After being the crowning glory of Mazar-e-Quaid for four decades, a brand new chandelier is replacing the one presented earlier by China
We tend to rely on China for a lot of things -- from cleaning the city to constructing roads to railways to fixing the energy crisis. The two countries boast strong brotherly relations. A symbol of Pak-China friendship is a four-tier magnificent chandelier at the Quaid’s mausoleum right above the spot where the father of the nation rests in peace.
The 80-foot long, gold-plated chandelier installed in 1971 was a gift from China. After four decades of being the crowning glory of the mausoleum, it is being replaced by a brand new chandelier -- another gift from China. "The new chandelier will replicate the old design will cost Rs200 million," says Muhammad Arif, Resident Engineer, Mazar-e-Quaid.
A two-member team from Pakistan will visit China this month, after which the new chandelier will be transported to Karachi and fixed inside the mausoleum -- possibly by the end of this year.
"The need to replace the chandelier arose when several of its crystal strings were broken and its brass handles corroded," explains Arif.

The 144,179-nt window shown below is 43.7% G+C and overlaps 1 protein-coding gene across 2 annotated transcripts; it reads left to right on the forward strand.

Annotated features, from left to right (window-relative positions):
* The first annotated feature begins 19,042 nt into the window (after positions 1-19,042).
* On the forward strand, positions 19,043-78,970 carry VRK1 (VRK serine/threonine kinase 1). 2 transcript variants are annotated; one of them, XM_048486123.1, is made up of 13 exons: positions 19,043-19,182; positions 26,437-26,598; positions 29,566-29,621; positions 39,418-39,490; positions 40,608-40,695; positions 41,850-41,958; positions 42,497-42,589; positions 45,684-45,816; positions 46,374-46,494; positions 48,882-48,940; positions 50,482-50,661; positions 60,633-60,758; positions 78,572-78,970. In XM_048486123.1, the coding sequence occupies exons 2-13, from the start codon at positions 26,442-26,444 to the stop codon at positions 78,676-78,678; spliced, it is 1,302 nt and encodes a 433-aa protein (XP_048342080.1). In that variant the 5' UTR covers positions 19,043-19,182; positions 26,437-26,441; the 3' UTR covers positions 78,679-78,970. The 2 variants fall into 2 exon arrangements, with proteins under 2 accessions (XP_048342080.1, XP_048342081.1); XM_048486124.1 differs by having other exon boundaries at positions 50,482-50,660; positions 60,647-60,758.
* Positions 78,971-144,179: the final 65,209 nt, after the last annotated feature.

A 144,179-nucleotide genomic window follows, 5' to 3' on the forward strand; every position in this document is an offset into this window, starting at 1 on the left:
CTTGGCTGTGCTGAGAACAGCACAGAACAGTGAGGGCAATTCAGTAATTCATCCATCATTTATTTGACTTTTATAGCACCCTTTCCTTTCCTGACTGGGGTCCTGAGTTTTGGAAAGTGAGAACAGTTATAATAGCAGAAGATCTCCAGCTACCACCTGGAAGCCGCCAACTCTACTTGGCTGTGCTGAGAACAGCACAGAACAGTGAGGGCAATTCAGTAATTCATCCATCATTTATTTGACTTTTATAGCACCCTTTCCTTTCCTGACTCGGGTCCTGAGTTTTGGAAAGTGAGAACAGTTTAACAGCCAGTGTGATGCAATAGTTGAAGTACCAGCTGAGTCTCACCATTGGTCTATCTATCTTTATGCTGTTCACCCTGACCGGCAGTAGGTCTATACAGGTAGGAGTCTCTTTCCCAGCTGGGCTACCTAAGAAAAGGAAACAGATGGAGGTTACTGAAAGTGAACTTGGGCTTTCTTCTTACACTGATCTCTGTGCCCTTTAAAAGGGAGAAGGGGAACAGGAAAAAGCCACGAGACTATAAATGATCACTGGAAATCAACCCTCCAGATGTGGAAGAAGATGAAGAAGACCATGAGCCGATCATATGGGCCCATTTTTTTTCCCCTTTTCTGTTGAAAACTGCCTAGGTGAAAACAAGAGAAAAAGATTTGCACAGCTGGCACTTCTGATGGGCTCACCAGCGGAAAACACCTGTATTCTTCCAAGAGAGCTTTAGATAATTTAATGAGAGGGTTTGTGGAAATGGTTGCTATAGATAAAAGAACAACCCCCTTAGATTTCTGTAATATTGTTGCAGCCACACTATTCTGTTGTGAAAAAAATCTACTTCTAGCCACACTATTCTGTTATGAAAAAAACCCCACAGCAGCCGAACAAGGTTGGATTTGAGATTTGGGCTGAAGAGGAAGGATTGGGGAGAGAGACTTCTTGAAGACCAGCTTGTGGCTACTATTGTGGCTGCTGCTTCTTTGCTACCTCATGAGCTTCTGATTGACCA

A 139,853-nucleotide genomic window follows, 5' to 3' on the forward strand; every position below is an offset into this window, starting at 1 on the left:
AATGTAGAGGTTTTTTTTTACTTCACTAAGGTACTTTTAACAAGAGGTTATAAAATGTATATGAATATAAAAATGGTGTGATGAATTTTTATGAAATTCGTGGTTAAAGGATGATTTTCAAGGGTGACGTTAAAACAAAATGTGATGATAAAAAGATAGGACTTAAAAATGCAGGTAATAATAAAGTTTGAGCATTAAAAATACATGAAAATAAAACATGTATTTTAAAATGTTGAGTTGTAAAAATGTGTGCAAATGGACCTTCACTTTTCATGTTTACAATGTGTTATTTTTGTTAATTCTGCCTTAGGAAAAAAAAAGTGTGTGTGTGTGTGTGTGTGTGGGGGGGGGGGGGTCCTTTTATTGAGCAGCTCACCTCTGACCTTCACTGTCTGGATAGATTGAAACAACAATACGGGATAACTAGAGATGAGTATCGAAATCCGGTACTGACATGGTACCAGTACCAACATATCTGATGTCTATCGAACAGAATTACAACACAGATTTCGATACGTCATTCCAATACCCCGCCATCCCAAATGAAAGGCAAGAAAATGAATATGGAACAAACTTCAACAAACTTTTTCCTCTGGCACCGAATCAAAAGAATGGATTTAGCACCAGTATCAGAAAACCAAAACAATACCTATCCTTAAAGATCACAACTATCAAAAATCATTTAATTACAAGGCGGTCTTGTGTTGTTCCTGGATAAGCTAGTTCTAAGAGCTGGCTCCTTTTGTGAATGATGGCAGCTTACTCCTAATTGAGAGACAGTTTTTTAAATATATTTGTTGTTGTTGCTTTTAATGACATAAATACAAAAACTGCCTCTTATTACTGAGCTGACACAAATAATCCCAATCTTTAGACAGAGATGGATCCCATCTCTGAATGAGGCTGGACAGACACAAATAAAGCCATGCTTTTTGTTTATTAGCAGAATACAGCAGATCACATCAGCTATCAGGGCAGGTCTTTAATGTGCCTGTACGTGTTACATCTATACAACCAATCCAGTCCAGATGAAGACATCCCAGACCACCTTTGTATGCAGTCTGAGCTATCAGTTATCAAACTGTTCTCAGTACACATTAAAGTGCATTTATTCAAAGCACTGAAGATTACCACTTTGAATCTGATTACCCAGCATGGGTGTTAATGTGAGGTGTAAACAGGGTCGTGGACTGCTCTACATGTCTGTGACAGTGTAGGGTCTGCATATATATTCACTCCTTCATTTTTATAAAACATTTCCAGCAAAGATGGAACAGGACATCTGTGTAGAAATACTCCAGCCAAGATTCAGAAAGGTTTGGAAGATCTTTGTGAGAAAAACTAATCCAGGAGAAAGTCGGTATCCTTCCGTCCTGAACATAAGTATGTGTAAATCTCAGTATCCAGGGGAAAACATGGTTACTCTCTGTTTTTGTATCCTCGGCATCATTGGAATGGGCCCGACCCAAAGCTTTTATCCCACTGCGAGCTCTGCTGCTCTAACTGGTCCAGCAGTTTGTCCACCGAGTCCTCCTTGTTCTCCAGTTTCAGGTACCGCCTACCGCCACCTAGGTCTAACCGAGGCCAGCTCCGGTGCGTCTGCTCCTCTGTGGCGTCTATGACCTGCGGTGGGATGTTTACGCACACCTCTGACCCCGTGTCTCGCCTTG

As China had initially gifted the chandelier, it was thought necessary to take them on board when the decision came to repair it. After several visits by Chinese engineers and designers, China volunteered to replace the chandelier.
In July, Irfan Siddiqui, Adviser to the prime minister on National History and Literary Heritage and Sun Weidong, ambassador of China to Pakistan, signed the 13-page agreement at the Ministry of National History and Literary Heritage in Islamabad, reports state media.
At the ceremony, the Chinese Ambassador to Pakistan Sun Weidong said, "We look forward to working closely with Pakistan in all these fields with consensus. We want to push forward Pakistan-China relations to new heights."
"In 2012, upon the request of Pakistan, China agreed to give maintenance and also replicate and renew the chandelier after more than four decades," he reportedly said. He added that the chandelier was an icon of friendship between Pakistan and China.
However, heritage lovers claim that replacing the chandelier is like losing a piece of history. "One should conserve national monuments rather than replacing them," says architect Yasmin Lari. "The chandelier signified a moment in history -- the deep friendship that Pakistan enjoyed with China. It was magnificent."
She laments Pakistan does not conserve its national sites. "You don’t follow good ‘housekeeping’ practices. National heritage sites are not cleaned or repaired when the need arises. If repair and maintenance is done regularly, one does not need to replace an artefact."
Lari claims the management should have found out why the brass is eroding. "Is it because of the wind? How can it be saved from wind damage? These are questions which need to be addressed."
The state has often failed to protect its national monuments. A case in point is the litter strewn Pakistan Monument in Islamabad, or the archeological ruins of Mohenjo Daro which scream of negligence.